Osteoarthritis, pronounced (AH-stee-oh-ar-THREYE-tis), is the most common type of arthritis and is seen especially among older people affecting millions of people worldwide. Osteoarthritis most affects cartilage (KAR-til-ug), the hard but slippery tissue that covers the ends of bones where they meet to form a joint. Healthy cartilage allows bones to glide over one another. It also absorbs energy from the shock of physical movement. Osteoarthritis occurs when the protective cartilage that cushions the ends of your bones wears down over time. The surface layer of cartilage breaks and wears away. This allows bones under the cartilage to rub together, causing pain, swelling and loss of motion of the joint. Over time, the joint may lose its normal shape. Also, small pieces of bone – called osteophytes or bone spurs – may grow on the edges of the joint. Bits of bone or cartilage can break off and float inside the joint space. This causes more pain and damage.
Although osteoarthritis can damage any joint, the disorder most commonly affects joints in your hands, feet, knees, hips and spine.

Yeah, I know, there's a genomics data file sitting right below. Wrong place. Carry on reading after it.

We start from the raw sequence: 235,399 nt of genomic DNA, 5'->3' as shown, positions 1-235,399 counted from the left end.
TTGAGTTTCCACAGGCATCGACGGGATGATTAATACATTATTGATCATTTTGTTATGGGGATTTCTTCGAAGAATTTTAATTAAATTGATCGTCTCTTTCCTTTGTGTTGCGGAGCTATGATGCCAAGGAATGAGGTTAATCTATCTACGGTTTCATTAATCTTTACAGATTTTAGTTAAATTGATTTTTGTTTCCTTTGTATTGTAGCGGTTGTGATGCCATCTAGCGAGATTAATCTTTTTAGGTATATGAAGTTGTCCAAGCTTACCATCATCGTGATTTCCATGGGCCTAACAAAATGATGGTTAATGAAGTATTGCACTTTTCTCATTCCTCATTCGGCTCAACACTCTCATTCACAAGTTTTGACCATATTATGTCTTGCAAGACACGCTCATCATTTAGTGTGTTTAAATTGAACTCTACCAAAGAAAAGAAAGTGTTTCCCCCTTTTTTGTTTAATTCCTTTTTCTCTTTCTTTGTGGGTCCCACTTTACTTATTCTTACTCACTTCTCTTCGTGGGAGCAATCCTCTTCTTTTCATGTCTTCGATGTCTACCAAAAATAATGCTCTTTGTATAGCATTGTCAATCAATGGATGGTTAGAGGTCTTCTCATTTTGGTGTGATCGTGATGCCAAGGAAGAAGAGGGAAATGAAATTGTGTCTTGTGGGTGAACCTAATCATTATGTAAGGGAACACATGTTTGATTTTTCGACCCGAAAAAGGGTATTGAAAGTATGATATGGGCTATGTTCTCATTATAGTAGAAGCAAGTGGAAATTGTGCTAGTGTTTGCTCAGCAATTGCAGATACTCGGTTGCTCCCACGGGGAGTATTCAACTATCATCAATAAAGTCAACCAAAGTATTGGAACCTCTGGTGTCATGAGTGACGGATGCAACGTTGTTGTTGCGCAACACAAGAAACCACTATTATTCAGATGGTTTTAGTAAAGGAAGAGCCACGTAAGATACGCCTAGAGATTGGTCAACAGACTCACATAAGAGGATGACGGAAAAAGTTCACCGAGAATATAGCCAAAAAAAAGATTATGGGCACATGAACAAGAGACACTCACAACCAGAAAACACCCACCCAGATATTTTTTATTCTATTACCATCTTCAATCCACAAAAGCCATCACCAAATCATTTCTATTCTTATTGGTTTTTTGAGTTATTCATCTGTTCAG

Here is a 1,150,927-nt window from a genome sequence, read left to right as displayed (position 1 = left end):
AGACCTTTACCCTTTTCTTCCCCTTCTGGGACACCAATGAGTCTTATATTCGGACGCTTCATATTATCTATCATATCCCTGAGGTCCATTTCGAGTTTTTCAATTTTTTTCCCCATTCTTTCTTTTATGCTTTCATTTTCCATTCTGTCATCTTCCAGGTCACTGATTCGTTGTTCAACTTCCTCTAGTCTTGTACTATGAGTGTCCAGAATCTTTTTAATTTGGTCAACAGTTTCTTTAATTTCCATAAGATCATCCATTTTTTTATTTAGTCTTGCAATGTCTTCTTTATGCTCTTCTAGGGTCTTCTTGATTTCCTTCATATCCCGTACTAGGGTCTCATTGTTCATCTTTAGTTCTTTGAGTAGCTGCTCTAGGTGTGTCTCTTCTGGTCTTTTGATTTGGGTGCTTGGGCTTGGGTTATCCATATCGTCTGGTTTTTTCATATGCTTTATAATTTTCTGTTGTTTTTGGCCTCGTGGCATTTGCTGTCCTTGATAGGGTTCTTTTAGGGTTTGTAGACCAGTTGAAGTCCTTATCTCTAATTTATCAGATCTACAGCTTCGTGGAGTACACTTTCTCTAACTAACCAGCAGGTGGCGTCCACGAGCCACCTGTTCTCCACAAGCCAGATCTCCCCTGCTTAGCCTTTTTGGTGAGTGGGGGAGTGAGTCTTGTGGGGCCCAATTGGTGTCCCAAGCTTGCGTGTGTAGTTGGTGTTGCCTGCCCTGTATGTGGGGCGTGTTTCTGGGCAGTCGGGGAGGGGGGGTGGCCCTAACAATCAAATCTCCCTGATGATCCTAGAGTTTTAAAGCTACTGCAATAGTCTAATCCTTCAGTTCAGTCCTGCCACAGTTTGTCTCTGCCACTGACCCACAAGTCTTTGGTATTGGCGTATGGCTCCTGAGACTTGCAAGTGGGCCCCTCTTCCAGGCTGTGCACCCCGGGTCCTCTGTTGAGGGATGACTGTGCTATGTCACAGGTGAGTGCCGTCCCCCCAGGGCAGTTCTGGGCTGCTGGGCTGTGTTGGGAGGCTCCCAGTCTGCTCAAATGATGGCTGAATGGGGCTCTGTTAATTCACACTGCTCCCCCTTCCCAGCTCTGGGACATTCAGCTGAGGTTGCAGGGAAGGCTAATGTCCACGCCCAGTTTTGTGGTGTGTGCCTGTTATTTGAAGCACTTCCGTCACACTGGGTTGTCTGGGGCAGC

Osteoarthritis affects the entire joint, from the wear and tear of the cartilage, and causes changes in the bone, the connective tissues that holds the joint and muscle together. It also causes inflammation of the joint lining. Some risk factors for getting osteoarthritis include being overweight, age (osteoarthritis increases with age), sex, (women are most likely to develop osteoarthritis), joint injury, joints that are not properly formed or out of alignment, a genetic defect in joint cartilage, and stresses on the joints from certain jobs and playing sports.
Symptoms often develop slowly and worsen over time. They include:
• Pain: Affected joints might hurt during or after movement.
• Stiffness: Joint stiffness might be most noticeable upon awakening or after being inactive or sitting for a while.
• Tenderness: Your joint might feel tender when you apply light pressure to or near it.
• Loss of flexibility: You might not be able to move your joint through its full range of motion.
• Grating sensation: You might feel a grating sensation when you use the joint, and you might hear popping or crackling.